FROM DEMON TO SAINT

Former Glenwood star thrives at NAIA power

Gary Marshall/Blackfoot Media Group
Dakota Stonehouse, 14, runs for yardage for Carroll College (Mont.) in a game earlier this year. Stonehouse, a Glenwood Springs graduate and fifth-year senior, has led the Saints to a 9-1 mark on the season after suffering a devastating knee injury during his freshman year.



Stonehouse_run_110313

Gary Marshall/Blackfoot Media Group
Dakota Stonehouse, 14, runs for yardage for Carroll College (Mont.) in a game earlier this year. Stonehouse, a Glenwood Springs graduate and fifth-year senior, has led the Saints to a 9-1 mark on the season after suffering a devastating knee injury during his freshman year.

Gary Marshall/Blackfoot Media Group



stonehouse_pass_110313

Gary Marshall/Blackfoot Media Group

Dakota Stonehouse was a Demon, and now he’s a Saint.

Five years ago, Stonehouse led the Glenwood Springs Demons to high school football’s promised land.

Now, as a Saint, he hopes to lead a Montana college to an NAIA national championship.

Back in 2008, Stonehouse and the Demons had one of the greatest seasons in school history, going 14-0 and winning the Class 3A championship.

The do-it-all quarterback ran coach Rocky Whitworth’s diverse shotgun spread offense to near perfection.

The lore of the great high school team and athlete, especially the ones that win the elusive and coveted state championship, have their place in small-town history.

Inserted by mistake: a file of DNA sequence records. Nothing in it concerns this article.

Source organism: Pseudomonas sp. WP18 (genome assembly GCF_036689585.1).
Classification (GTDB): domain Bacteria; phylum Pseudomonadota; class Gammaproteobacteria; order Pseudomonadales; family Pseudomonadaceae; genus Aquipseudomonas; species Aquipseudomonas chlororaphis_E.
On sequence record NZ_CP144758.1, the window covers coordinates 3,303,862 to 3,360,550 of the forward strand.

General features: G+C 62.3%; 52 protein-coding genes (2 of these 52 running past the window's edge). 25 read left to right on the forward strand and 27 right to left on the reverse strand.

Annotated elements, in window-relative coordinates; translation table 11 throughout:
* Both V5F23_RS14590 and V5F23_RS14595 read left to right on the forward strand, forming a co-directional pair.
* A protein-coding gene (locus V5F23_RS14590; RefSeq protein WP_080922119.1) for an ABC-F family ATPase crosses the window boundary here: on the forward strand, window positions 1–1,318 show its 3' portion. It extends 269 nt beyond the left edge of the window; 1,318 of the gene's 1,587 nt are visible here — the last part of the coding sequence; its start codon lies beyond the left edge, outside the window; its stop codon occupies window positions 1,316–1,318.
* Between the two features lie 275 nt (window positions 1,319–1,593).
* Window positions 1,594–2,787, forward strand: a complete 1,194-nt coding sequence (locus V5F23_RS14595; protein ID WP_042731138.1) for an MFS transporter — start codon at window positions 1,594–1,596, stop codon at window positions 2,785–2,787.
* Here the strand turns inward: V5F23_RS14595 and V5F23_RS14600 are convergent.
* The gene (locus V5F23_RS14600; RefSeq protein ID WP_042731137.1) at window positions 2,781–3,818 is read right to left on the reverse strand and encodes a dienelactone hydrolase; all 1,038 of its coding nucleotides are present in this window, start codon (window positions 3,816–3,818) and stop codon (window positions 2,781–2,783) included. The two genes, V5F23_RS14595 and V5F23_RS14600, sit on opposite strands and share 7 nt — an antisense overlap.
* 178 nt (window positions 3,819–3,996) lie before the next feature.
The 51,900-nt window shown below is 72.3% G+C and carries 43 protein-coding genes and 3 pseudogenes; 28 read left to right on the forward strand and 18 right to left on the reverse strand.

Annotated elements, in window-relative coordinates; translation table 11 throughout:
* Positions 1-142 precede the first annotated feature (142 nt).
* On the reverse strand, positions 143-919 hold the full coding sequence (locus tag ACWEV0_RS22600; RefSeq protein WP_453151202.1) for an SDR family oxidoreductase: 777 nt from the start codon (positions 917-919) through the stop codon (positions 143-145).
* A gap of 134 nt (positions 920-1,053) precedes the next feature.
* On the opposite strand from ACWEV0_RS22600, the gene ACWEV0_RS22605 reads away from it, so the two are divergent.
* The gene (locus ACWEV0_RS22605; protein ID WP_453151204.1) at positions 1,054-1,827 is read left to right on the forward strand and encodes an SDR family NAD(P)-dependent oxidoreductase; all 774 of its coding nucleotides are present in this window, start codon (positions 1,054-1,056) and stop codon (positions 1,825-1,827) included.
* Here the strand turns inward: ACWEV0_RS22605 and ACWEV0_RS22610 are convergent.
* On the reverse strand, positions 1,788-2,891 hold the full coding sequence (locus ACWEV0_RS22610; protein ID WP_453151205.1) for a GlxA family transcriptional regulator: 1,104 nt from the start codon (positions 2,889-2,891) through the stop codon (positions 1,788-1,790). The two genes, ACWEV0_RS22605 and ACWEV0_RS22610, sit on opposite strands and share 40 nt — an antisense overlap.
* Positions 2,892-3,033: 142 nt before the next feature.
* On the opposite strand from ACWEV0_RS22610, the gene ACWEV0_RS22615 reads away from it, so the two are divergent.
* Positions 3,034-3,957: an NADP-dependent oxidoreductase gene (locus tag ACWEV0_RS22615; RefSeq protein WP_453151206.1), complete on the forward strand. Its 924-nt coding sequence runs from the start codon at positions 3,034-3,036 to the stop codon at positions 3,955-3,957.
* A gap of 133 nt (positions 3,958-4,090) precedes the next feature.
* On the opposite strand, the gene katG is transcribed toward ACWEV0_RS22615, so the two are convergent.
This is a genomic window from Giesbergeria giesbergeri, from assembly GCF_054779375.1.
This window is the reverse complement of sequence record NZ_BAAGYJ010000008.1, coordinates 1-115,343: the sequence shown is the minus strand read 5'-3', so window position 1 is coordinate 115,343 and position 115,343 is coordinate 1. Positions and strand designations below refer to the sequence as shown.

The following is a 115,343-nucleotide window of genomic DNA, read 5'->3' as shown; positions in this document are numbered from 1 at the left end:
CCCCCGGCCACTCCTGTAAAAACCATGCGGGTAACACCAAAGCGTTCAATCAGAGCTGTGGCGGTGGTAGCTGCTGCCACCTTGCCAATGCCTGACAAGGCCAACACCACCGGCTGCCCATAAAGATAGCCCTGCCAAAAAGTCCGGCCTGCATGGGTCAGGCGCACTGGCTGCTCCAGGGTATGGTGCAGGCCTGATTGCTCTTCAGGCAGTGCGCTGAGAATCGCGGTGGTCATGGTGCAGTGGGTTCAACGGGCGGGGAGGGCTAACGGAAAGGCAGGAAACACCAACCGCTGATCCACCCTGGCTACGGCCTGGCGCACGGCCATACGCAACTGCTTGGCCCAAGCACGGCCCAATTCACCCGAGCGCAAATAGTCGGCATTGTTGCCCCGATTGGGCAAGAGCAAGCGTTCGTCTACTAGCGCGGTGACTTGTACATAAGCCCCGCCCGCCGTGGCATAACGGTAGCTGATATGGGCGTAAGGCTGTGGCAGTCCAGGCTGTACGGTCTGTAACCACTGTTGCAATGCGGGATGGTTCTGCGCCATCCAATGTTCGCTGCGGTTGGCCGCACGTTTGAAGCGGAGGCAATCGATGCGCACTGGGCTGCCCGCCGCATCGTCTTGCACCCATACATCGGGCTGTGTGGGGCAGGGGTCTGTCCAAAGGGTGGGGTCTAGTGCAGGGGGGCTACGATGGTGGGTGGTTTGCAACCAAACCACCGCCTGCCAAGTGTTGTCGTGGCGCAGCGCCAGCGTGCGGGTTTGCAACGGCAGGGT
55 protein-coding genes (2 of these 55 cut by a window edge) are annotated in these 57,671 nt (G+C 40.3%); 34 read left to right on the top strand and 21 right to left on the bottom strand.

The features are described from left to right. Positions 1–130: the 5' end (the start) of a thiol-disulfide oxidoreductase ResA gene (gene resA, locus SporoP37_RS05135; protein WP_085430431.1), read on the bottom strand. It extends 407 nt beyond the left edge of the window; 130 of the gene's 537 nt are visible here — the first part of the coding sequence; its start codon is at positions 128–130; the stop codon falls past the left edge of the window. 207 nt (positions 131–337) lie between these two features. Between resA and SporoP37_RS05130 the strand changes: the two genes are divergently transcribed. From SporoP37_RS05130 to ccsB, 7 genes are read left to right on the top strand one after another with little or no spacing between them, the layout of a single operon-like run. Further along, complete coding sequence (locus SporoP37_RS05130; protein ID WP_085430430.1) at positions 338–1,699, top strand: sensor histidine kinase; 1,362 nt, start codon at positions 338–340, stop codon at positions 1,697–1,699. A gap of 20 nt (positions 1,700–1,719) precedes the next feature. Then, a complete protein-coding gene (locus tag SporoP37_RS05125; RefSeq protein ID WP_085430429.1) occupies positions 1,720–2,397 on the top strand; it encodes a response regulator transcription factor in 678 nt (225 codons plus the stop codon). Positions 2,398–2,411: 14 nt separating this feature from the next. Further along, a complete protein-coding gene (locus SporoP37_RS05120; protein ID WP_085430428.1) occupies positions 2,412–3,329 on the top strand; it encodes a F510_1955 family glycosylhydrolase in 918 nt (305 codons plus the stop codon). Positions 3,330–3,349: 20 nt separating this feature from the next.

“That was a special year for us and the whole town,” Stonehouse said. “The community was behind us so much. That was the coolest part.”

Stonehouse now plays quarterback for Carroll College in Helena, Mont. The team is 9-1 and ranked No. 5 in the nation.

Stonehouse led the Saints to a 37-35 last-second win over No. 7 Rocky Mountain College on Saturday to claim the Frontier Conference title.

Stonehouse now has the chance to add to his legend. How many quarterbacks win championships in high school and college? Not many.

After going 24-1 in his final two seasons at Glenwood, the athletic but too small high school player had zero Division I offers.

That was more irritating than finding a lump of coal under the Christmas tree.

For Carroll College head coach Mike Van Diest, grabbing Dakota Stonehouse was the perfect gift for his program.

“I could care less that he was 6-4 or 5-10, we got ourselves a great quarterback,” he said.

Stonehouse, a fifth-year senior, has been on the field for the past four seasons for the Saints.

A perfect fit

But it still was frustrating that no Division I teams were interested.